Former Philadelphia Mayor Michael Nutter discusses his new book about the trials and triumphs of being a big city CEO.

51yseRcN8uLThere’s an old saying that all politics is local, and few know that better than Michael Nutter. He served almost 15 years on the Philadelphia City Council before being elected as the city’s mayor, a position he held for two terms. Nutter, a Democrat, left public office in 2016 and now serves as an executive fellow at Penn’s School of Social Policy and Practice and professor at Columbia University. He’s also written a book about his tenure leading America’s sixth-largest city, titled Mayor: The Best Job in Politics. He talked about his book on the Knowledge at Wharton radio show on Wharton Business Radio, which airs on SiriusXM.

An edited transcript of the conversation follows.

Knowledge at Wharton: Why do you believe mayor is the best job in politics?

Michael Nutter: You can get things done, make things happen. It’s the day-to-day activities, whether it’s making sure that folks’ trash gets picked up, there’s water when they turn the faucet on, a professional police officer or firefighter shows up if you’re in distress and you call 911. You can help create an environment for jobs and economic vitality, look after our schoolchildren — and it’s a lot of fun. It’s a serious job, it’s a real job. You’re dealing with real people who have real challenges, but it’s very rewarding, and that’s why I say it’s the best job in politics.

Knowledge at Wharton: I would think you’d need to have thick skin.

Nutter: Sure. Whether it’s Philadelphia or any of our great cities, often it’s a full-contact sport. You can’t take it personally, but people have a right to express themselves and you have a responsibility as an elected official to at least pay attention and address the serious issues that people raise. In many instances, people only know you from TV or listen to you on radio or read something in print. They don’t know necessarily what’s in your heart and soul, but they’re crying out for something or they’re upset about something. Often in this job, you do things that upset people.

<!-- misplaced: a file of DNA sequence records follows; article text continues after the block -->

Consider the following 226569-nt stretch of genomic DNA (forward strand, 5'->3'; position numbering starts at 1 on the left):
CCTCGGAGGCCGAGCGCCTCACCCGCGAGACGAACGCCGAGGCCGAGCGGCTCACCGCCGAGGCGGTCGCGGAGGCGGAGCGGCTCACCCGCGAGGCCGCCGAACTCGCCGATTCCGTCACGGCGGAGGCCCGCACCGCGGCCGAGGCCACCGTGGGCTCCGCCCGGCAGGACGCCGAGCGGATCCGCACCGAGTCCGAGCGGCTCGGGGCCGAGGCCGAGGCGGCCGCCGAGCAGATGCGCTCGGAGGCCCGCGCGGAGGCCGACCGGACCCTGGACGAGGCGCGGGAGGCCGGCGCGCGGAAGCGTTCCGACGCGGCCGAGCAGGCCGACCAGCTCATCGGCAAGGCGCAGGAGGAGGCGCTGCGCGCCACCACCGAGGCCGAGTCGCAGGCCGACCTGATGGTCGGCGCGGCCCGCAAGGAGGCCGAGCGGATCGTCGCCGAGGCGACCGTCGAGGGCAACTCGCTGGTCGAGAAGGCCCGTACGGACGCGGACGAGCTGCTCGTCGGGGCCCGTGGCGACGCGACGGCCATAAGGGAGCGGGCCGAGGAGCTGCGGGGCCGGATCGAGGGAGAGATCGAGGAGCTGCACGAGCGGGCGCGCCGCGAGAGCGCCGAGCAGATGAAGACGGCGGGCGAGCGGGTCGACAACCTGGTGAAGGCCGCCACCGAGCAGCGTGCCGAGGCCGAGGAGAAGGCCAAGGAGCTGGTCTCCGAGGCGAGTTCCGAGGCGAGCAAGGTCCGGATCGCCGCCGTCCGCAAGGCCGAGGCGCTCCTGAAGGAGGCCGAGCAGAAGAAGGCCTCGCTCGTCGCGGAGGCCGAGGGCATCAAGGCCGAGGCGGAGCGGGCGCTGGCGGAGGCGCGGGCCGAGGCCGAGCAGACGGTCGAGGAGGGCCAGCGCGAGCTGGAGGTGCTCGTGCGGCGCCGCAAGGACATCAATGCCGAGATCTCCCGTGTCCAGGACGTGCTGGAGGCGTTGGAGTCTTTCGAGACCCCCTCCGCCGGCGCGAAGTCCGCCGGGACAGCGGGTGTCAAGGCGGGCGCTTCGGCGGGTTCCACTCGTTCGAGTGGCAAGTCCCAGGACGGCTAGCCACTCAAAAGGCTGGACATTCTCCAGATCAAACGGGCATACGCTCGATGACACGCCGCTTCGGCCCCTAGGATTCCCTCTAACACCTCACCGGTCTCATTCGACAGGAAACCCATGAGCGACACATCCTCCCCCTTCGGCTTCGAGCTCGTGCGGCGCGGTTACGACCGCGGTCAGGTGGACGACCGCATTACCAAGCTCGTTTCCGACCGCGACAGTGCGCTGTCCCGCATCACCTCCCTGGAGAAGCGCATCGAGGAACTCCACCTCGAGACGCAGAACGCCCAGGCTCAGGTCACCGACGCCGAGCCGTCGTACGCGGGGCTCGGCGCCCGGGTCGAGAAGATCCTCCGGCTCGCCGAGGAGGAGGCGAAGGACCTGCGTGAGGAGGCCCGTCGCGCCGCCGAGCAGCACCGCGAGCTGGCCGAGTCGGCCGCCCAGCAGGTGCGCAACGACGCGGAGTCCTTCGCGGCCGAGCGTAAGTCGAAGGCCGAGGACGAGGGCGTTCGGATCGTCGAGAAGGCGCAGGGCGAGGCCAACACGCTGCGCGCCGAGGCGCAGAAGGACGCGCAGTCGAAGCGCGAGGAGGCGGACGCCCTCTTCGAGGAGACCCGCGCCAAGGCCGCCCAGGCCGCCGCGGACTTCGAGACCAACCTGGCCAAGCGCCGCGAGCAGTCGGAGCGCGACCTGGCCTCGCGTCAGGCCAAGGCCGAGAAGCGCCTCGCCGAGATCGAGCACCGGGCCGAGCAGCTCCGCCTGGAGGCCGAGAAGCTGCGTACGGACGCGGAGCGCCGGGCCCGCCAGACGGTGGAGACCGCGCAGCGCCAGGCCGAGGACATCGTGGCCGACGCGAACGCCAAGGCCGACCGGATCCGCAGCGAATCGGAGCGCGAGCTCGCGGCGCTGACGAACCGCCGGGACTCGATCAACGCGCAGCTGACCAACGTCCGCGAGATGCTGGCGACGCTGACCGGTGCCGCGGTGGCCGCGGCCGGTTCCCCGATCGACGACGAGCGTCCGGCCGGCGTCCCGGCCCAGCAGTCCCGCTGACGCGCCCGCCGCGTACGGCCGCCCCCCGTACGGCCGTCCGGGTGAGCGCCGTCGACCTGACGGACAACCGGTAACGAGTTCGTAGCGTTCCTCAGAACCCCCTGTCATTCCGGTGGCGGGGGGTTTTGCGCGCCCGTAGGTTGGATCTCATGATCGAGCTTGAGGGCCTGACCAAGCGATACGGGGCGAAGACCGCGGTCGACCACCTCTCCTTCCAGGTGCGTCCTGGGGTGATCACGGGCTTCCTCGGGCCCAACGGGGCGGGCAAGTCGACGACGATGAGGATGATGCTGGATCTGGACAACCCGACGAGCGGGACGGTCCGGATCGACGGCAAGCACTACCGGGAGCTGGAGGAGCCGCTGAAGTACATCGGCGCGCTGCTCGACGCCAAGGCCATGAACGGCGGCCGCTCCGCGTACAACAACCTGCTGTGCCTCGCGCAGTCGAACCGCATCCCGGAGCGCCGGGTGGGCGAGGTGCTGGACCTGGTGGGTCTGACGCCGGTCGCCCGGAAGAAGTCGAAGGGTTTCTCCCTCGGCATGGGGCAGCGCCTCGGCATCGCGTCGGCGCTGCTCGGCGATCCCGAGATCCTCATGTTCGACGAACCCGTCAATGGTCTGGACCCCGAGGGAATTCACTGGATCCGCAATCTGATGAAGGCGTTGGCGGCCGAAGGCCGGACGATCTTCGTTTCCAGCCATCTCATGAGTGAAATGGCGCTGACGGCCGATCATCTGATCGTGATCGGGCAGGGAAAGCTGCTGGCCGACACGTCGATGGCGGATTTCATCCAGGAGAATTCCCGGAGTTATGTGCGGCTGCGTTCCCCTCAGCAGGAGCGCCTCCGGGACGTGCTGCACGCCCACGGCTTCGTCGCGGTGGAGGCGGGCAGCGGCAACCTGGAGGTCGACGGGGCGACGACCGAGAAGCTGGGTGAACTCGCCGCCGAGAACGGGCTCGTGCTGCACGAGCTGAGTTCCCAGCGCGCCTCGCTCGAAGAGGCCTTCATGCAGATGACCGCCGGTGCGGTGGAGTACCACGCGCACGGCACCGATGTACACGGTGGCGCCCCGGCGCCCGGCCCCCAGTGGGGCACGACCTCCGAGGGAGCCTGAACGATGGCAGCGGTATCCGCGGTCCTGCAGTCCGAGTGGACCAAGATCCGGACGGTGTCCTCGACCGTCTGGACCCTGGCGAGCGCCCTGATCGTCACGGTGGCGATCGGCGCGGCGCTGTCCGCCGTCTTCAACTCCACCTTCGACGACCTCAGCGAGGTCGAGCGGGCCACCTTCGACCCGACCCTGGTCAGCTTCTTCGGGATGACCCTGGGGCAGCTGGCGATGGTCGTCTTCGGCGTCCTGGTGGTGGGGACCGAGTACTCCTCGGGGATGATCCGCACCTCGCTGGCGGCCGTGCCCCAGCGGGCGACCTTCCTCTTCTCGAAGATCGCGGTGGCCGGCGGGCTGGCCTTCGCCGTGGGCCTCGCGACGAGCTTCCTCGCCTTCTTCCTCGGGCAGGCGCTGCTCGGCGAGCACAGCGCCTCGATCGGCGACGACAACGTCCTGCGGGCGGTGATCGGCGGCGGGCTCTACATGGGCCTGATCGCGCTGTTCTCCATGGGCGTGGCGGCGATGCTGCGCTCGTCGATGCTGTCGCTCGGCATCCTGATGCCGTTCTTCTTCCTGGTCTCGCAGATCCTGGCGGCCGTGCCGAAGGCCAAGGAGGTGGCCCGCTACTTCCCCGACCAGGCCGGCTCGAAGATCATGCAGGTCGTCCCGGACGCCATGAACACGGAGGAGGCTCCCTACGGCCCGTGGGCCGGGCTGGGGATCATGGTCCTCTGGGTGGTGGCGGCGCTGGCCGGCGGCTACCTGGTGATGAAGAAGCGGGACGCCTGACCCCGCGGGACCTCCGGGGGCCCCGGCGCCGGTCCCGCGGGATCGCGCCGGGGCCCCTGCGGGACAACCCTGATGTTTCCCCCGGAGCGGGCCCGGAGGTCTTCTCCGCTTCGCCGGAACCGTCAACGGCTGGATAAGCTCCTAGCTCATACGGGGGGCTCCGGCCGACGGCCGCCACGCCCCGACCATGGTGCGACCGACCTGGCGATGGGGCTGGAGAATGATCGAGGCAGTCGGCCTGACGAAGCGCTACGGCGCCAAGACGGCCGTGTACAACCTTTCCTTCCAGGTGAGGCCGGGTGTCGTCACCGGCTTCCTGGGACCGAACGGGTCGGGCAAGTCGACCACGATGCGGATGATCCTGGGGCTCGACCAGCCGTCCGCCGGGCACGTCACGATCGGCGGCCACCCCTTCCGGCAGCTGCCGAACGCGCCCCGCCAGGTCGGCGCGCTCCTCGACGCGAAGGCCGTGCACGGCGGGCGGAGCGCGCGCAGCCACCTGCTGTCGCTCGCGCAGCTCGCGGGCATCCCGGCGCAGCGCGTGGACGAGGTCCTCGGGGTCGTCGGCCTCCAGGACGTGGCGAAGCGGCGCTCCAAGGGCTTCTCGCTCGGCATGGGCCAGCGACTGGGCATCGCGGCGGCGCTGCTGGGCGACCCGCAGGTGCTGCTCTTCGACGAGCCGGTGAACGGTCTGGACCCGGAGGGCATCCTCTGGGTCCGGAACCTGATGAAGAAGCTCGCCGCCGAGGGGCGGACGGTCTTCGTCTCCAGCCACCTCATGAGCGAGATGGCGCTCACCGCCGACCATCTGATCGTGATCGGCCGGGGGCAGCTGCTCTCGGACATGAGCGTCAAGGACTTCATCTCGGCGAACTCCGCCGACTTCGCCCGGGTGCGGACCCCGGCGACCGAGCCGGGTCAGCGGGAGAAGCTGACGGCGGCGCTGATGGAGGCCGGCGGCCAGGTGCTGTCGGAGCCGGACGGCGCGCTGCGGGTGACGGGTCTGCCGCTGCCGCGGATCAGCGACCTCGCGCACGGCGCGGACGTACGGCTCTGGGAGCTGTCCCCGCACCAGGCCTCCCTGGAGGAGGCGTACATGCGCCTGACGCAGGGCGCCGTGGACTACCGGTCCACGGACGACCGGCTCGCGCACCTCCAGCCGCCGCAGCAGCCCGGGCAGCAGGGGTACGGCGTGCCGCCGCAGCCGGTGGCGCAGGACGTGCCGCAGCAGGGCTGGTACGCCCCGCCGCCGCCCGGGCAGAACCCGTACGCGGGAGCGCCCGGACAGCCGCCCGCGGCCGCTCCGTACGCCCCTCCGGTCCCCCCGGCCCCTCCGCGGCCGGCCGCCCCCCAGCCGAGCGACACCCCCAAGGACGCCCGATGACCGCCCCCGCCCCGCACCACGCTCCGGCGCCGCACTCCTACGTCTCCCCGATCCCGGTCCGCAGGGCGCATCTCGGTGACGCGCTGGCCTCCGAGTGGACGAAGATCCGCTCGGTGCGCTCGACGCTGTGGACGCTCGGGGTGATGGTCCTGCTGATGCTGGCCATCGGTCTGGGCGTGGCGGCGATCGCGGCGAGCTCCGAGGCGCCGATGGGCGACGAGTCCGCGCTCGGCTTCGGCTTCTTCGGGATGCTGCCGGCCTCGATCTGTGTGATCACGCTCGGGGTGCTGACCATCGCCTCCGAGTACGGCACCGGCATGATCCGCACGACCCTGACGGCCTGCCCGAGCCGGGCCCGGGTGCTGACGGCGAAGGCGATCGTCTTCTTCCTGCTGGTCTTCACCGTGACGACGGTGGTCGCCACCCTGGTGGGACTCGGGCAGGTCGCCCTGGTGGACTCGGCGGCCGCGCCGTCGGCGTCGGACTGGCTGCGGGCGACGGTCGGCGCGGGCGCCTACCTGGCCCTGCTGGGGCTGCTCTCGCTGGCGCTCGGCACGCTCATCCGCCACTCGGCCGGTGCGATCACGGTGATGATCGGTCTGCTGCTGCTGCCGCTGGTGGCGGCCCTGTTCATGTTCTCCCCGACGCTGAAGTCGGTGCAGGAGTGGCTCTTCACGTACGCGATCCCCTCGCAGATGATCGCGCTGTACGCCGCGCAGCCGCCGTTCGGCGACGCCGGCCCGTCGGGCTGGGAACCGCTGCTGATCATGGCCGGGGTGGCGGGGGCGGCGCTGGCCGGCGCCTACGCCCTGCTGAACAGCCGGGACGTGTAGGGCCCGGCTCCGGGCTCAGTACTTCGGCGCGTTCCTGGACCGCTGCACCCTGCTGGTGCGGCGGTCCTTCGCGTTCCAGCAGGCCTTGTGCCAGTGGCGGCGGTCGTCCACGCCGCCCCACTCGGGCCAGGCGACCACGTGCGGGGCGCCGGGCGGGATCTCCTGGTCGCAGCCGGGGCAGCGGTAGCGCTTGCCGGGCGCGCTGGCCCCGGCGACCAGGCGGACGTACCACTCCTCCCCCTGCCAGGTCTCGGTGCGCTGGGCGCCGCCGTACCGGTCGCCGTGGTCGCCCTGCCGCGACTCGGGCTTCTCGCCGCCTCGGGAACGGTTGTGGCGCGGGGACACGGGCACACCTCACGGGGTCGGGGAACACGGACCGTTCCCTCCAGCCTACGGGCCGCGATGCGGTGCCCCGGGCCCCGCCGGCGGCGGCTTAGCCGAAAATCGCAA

Knowledge at Wharton: What made you want to pursue public office?

Nutter: It all started at a night club. I came to Penn in 1975 with my best friend from high school, Robert Bynum. He’s gone on to become a great restaurateur and club owner. But his father opened a club in North Philadelphia in 1976, and we started working there when we were 19. From there, I met a lot of people who were in politics or trying to get into politics, or who were already elected officials. The black community was increasingly active in the political environment here in Philadelphia. I started talking to some of those folks and started working on a campaign volunteering, and it went from there.

Knowledge at Wharton: In any city, you have areas where the needs are vastly different than in other areas. That’s a challenge.

“Often in this job, you do things that upset people.”

Nutter: I certainly experienced that when I was a city councilperson representing the 4th District. That’s north of Penn, neighborhoods like Wynnefield, Overbrook, Roxborough, Manayunk, East Falls and a small part of North Philadelphia. It includes four public housing developments and homes that are more than $500,000. Many of the issues and concerns of the residents of the same council district were vastly different, depending on the neighborhood. Multiply that by 10 when you look at the entire city. This is a great city. Diversity is our strength, but we have some challenges along with many of the positive things going on.

Knowledge at Wharton: It’s easier to lead in times of celebration, but it’s tougher when tragedy strikes. How do you comfort a city when firefighters or police officers lose their lives in the line of duty?

Nutter: We’ve had our share of those tragedies. I lost eight police officers in the line of duty, four firefighters, a young utility worker who was killed in an explosion, and one of our fleet management personnel was on a ladder when it failed. He hit his head and died. Those tragedies, those incidents, they stick with you. They never leave your soul. But in that moment, it’s not about you. It really is about that family. It’s about comfort. It’s about support. It’s about encouraging the rest of the workforce and to watch very brave men and women. Your role in that moment is to provide as much comfort and support for their family and for that larger, extended family of officers. And there’s no training for that. It’s a rollercoaster-of-emotion kind of a job. I could have been reading to second-graders at 8:30 a.m. and then have to go deliver remarks at someone’s funeral later on that day.